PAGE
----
About 15 years ago, I preached at Lombard Mennonite Church, near Chicago. I had been asked to talk about our Christian response to violence--turning the other check rather than fighting back (Matthew 5:38-42). I told stories about people who took these words of Jesus seriously, deciding to accept suffering rather than hurt someone.<read more>
by Merrill R. Miller
"Otterville" is copyrighted and is not to be reproduced in any form without permission. Contact Merrill Miller at <email@example.com>
by J. Ron Byler
Pere Simone is an 81-year-old Celesian priest in Port-au-Prince, Haiti. He's been helping children on the street for as long as he's been a priest, over 50 years. From three locations, he runs a school for 120 young boys and girls, ages 10-13.<read more>
Pere says he just goes to the markets and invites children to come to the school. He asks them to turn in their knives and other weapons first. He helps these street children get an education, even though he knows some of them will learn to read just well enough so that they can read license plates to earn money delivering drugs.
Jesus invited all people to the table to eat together. Unfortunately, if the United States today were one large economic table, it would not reflect his example. At our table, we find a growing gap between those with the highest incomes and those with the lowest. This is particularly troubling given Jesus' life example of drawing together individuals separated by the economic injustices of that period.<read more>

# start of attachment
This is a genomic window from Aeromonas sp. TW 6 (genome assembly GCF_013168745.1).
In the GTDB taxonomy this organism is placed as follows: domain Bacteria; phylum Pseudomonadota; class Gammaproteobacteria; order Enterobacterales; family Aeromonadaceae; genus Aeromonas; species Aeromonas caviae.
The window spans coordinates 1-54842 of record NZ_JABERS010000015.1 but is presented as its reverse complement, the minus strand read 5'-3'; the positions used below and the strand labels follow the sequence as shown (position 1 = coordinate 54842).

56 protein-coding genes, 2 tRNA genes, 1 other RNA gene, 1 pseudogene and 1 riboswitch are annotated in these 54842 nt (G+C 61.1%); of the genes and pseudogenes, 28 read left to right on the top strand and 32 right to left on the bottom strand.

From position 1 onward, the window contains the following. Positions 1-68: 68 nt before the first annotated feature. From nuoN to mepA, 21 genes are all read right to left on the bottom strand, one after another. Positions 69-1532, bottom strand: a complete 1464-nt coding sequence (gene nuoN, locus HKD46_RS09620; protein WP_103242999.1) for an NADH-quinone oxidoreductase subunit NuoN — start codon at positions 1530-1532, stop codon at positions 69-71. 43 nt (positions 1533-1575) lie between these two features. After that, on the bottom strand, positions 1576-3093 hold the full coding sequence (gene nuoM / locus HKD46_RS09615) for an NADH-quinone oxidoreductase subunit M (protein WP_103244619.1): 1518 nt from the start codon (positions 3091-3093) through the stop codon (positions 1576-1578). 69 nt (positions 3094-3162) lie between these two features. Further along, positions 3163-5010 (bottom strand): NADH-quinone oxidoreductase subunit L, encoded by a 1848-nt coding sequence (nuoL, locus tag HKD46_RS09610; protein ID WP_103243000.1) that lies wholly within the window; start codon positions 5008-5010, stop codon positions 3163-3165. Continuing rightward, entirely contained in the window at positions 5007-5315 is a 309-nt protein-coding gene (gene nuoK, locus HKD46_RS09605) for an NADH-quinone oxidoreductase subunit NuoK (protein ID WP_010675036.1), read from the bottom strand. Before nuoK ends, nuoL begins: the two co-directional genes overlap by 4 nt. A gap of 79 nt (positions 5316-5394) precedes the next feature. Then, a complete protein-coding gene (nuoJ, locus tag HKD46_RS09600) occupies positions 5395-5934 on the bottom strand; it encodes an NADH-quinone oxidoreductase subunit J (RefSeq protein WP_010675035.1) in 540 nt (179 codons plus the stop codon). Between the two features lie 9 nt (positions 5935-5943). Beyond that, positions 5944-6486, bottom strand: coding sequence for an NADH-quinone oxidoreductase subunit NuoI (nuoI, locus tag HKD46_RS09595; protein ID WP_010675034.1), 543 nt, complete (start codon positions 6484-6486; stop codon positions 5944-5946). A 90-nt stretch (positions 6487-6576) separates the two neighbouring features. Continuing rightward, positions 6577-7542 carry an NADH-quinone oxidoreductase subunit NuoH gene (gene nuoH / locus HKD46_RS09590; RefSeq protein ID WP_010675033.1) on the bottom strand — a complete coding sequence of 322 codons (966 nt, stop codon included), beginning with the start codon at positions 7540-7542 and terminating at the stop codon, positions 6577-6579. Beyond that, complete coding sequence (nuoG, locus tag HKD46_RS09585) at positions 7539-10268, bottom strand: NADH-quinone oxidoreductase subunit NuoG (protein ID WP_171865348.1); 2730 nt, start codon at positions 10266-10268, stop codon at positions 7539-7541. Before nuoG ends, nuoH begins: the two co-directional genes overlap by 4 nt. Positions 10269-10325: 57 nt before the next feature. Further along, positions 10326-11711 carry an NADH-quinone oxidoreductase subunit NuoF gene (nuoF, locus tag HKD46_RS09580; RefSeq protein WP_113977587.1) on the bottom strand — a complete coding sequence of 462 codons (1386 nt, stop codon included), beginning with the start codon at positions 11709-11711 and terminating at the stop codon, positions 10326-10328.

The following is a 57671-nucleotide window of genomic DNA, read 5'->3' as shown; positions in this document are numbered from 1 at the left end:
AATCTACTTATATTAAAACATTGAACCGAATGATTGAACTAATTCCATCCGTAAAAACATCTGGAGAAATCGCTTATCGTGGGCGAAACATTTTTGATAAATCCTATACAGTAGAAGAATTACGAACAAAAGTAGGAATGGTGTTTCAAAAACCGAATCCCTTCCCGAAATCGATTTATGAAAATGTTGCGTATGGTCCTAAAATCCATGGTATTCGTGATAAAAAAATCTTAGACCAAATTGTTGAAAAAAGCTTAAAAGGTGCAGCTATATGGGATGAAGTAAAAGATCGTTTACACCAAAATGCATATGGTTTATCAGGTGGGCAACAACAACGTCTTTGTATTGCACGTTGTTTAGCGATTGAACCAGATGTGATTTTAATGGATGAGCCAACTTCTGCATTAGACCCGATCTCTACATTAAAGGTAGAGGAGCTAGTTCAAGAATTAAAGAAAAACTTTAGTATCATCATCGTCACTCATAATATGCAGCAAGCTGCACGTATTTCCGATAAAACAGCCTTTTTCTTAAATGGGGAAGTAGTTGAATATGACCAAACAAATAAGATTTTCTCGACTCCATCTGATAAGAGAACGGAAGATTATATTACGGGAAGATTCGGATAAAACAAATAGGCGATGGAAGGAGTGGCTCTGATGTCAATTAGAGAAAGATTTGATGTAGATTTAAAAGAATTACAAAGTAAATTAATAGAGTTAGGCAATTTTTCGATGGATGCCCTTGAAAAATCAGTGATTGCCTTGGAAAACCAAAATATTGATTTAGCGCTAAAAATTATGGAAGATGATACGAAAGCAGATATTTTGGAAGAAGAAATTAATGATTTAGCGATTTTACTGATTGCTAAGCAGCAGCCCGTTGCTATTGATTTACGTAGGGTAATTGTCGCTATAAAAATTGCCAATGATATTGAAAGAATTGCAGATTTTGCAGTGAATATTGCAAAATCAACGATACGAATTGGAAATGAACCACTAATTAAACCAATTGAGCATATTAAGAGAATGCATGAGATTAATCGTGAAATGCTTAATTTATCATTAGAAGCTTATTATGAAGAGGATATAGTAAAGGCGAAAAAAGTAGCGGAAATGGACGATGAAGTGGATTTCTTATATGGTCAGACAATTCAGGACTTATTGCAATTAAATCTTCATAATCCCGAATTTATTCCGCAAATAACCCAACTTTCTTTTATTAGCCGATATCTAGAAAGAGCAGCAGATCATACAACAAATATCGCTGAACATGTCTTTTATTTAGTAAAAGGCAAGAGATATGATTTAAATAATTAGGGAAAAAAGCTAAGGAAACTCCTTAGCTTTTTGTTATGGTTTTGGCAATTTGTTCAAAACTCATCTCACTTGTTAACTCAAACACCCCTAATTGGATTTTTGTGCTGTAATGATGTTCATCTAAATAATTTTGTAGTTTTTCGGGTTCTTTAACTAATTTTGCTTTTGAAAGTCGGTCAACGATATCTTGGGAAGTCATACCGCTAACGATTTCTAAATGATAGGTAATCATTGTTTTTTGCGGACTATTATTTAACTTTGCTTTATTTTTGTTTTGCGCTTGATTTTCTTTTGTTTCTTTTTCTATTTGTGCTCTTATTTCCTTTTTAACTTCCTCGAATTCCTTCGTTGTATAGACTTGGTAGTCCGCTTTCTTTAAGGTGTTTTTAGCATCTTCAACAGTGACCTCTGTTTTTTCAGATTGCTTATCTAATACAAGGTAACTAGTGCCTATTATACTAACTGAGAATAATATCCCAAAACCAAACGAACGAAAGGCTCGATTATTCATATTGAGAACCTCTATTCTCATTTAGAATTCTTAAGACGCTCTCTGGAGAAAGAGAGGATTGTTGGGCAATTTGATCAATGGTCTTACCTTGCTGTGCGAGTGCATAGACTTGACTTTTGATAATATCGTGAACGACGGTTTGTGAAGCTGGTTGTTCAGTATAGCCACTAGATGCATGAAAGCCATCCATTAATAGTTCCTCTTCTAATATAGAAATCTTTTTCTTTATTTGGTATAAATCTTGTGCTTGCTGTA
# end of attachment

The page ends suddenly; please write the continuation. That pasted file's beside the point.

Once again, here at the monastery, as throughout the Christian world, we have begun our observance of Lent which feels, even as late in the calendar as it is this year, to have come upon us almost unexpectedly. It always seems to me that the liturgical season that we are most likely to avoid thinking about is Lent and we find ourselves saying things like "Wow, is it that time of year already?" and "Wasn't it just Christmas?" I think this is a defense mechanism because, let's face it; I have met very few people who actually like to observe Lent. To so many, it seems gloomy, terribly old-fashioned and filled with words like wretchedness and sinfulness. Now I ask you: who likes those words?<read more>
The concept underlying this column, Balancing Acts, is that discipleship includes both spiritual and practical aspects. We recognize that our well-being and faithfulness to Jesus Christ as Lord involves worship, devotion, and yieldedness to the Holy Spirit of God; Jesus summarized this aspect of our discipleship in John 15:5 saying, "apart from me you can do nothing."<read more>
Several months ago, I found a hibiscus plant in a dumpster. Half of it was dead, but the other half was perfectly healthy. It had been raining, and as I carried it home, the dripping five-gallon planter was so heavy I thought my arms might fall off.<read more>
It thrived out on the balcony until I brought it inside the night of the first freeze in late fall. Though it took up residence in the sunroom for several months, it limped through the winter. I did, too.
This month's prayer was written by Ken Shenk, a Japanese translator in Findlay, OH.<read more>